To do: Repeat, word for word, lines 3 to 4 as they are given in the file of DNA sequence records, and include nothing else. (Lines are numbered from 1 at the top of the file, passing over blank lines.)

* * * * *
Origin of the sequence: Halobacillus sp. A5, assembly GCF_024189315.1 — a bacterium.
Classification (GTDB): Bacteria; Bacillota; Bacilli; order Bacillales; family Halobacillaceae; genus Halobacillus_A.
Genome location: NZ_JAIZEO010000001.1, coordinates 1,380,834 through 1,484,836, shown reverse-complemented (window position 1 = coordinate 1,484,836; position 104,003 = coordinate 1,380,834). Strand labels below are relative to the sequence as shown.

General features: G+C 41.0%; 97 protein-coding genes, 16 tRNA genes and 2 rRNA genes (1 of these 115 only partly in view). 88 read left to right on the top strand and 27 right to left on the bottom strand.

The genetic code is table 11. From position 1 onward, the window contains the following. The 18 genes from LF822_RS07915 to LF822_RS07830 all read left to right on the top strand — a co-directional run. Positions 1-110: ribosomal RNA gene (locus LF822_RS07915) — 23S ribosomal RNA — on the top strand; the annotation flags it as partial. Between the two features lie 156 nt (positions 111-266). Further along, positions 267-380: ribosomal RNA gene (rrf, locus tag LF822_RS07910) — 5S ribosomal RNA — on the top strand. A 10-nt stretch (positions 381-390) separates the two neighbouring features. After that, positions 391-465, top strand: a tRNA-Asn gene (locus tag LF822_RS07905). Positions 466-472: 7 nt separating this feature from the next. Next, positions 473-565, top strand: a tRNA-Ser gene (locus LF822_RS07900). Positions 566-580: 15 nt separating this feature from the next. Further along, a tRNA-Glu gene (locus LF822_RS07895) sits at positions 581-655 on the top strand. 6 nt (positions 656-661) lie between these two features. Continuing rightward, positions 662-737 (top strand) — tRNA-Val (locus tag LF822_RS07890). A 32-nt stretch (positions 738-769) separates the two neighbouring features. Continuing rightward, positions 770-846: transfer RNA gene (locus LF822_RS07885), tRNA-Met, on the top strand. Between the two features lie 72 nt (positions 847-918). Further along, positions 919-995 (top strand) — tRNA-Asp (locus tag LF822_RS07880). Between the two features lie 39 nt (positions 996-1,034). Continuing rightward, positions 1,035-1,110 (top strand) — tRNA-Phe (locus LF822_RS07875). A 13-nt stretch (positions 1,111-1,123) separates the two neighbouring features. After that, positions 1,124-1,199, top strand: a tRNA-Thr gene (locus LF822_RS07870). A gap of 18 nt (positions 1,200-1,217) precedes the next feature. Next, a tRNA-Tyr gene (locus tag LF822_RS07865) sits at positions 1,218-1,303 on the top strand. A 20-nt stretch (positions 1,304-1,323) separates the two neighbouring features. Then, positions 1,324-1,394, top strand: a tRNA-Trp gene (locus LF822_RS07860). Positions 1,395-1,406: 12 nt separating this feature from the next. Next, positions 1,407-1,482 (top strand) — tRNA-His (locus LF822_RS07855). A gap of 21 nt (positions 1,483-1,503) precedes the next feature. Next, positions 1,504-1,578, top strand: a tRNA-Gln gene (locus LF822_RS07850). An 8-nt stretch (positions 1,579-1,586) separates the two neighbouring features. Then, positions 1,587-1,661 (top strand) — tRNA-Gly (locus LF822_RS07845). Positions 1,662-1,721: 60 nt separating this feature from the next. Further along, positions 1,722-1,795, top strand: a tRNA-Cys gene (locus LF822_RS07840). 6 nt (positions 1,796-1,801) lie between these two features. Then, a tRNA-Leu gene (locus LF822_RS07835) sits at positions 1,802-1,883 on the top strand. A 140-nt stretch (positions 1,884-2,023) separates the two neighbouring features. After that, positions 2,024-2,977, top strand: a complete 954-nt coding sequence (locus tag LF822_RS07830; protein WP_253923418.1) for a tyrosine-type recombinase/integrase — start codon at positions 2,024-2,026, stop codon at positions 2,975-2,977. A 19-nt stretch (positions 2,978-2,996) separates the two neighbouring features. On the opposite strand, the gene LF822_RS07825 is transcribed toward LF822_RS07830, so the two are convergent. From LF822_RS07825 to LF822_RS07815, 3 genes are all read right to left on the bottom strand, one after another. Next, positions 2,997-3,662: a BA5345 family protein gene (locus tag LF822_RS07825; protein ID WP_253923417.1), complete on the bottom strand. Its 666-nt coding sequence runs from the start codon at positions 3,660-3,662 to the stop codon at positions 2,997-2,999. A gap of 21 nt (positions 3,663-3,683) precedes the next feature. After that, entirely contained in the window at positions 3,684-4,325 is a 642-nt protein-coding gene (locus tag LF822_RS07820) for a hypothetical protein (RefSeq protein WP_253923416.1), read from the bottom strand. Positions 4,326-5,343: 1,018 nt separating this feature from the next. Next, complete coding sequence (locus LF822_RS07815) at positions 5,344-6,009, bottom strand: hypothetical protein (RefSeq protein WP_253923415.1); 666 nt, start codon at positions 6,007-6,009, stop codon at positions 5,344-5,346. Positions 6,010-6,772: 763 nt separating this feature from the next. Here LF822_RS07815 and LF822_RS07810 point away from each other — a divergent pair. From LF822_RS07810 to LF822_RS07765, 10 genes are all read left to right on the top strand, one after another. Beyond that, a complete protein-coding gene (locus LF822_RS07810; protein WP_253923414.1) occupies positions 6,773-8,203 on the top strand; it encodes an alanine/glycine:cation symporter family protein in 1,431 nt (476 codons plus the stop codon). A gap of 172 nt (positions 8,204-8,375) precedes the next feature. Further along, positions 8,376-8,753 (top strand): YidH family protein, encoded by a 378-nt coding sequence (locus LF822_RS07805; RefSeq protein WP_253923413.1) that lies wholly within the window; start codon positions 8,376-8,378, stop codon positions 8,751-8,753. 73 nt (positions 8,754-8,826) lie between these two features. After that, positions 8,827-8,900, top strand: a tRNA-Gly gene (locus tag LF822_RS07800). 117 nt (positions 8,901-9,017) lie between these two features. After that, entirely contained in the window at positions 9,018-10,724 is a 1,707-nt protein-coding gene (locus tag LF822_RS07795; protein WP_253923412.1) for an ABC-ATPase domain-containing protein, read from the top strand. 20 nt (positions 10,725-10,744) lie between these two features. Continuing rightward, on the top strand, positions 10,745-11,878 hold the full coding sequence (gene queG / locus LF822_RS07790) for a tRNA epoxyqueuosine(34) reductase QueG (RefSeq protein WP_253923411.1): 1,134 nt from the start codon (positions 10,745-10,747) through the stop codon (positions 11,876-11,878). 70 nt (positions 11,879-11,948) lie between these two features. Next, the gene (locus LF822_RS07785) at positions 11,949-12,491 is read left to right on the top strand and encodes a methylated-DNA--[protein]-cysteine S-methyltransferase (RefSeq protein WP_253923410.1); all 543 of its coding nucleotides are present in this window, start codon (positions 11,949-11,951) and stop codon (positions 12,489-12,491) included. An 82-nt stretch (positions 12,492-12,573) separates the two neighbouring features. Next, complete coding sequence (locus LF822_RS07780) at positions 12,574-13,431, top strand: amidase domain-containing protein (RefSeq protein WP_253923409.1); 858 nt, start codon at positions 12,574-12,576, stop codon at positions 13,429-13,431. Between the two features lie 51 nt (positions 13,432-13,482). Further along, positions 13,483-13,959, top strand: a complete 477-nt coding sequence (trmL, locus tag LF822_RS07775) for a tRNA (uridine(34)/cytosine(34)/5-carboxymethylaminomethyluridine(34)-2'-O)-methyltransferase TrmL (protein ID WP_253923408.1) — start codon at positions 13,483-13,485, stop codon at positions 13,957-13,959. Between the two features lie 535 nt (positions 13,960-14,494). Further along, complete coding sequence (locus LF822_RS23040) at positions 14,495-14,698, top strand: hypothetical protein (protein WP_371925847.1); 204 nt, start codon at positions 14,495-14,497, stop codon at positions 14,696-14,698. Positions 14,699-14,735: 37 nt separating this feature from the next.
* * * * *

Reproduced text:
Genome location: NZ_JAIZEO010000001.1, coordinates 1,380,834 through 1,484,836, shown reverse-complemented (window position 1 = coordinate 1,484,836; position 104,003 = coordinate 1,380,834). Strand labels below are relative to the sequence as shown.

General features: G+C 41.0%; 97 protein-coding genes, 16 tRNA genes and 2 rRNA genes (1 of these 115 only partly in view). 88 read left to right on the top strand and 27 right to left on the bottom strand.